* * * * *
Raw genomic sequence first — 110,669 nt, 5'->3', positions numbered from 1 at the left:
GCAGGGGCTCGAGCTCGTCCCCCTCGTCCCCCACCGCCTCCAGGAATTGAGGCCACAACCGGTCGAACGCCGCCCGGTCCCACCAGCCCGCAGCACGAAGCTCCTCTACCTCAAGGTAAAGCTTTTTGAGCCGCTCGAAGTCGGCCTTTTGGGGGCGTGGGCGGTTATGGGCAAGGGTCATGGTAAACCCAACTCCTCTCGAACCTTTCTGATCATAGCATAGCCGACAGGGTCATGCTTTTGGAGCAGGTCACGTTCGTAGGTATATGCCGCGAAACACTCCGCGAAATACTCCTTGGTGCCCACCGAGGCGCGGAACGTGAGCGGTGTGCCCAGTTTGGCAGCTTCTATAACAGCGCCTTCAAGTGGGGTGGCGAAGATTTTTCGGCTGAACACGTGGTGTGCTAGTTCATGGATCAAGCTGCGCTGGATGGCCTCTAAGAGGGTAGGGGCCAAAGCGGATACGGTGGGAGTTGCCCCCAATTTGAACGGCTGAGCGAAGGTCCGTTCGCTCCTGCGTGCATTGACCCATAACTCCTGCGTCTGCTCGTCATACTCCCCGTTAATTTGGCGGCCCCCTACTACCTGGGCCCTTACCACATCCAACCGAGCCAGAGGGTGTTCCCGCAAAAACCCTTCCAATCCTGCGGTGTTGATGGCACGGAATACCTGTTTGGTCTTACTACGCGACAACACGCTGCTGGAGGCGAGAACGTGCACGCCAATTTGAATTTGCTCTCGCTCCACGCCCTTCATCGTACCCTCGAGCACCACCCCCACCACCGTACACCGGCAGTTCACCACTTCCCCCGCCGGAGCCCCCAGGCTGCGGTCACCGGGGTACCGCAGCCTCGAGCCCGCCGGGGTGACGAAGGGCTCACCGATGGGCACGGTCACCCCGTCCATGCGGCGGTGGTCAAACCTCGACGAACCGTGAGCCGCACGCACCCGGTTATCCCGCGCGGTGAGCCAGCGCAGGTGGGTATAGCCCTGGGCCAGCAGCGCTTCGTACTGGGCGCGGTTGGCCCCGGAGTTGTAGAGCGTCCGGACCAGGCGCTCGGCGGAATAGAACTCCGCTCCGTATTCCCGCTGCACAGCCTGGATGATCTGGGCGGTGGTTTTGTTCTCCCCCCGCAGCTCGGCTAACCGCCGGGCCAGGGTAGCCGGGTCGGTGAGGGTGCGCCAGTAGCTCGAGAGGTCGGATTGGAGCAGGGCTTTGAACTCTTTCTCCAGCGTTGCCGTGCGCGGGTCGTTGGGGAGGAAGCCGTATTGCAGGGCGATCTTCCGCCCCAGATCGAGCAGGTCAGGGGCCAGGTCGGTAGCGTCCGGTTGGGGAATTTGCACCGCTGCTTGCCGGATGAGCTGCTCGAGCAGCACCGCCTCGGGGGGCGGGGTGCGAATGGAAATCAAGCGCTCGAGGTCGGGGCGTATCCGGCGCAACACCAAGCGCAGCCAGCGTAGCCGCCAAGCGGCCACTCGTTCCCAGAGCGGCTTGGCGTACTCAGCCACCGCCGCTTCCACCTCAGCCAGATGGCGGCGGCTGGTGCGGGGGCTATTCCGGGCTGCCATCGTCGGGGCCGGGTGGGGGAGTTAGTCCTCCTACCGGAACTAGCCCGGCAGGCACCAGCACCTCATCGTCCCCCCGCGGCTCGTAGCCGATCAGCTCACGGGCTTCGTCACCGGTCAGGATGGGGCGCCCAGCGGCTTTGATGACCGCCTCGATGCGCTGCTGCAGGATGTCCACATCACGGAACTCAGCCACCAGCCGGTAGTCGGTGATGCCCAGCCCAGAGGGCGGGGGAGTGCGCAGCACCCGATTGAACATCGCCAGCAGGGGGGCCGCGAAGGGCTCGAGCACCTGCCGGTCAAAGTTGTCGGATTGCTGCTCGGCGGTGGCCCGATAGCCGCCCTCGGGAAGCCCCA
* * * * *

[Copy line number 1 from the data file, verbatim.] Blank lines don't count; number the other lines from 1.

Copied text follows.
Raw genomic sequence first — 110,669 nt, 5'->3', positions numbered from 1 at the left: